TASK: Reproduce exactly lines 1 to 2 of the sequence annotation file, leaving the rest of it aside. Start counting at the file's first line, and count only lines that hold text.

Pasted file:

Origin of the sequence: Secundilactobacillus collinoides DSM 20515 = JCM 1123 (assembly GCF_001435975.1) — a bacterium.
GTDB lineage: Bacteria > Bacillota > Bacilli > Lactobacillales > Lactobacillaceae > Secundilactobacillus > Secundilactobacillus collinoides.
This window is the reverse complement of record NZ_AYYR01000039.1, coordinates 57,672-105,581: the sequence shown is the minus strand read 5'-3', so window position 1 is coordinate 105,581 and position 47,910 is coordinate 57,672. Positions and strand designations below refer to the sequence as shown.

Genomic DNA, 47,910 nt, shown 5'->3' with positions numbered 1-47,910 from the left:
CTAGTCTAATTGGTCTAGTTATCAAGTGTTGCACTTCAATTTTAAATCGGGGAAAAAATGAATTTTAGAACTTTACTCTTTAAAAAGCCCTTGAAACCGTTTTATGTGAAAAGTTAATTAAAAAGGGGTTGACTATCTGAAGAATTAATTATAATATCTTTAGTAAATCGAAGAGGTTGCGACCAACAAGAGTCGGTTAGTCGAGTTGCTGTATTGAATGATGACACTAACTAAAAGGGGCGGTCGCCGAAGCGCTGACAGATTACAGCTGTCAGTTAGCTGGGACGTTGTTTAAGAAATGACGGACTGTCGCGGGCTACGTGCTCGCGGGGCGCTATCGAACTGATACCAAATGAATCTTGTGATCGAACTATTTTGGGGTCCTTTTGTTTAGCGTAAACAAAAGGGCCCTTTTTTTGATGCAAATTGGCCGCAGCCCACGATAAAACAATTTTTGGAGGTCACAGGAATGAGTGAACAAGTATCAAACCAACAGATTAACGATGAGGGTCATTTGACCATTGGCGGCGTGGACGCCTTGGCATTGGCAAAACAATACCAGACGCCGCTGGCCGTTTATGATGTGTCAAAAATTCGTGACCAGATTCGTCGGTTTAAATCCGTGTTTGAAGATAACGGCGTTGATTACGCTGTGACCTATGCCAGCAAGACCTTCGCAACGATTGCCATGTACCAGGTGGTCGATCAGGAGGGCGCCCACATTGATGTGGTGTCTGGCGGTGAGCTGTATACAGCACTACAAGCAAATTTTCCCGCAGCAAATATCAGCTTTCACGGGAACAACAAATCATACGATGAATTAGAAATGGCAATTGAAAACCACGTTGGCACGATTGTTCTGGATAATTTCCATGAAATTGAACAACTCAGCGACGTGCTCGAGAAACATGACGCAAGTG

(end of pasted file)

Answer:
Origin of the sequence: Secundilactobacillus collinoides DSM 20515 = JCM 1123 (assembly GCF_001435975.1) — a bacterium.
GTDB lineage: Bacteria > Bacillota > Bacilli > Lactobacillales > Lactobacillaceae > Secundilactobacillus > Secundilactobacillus collinoides.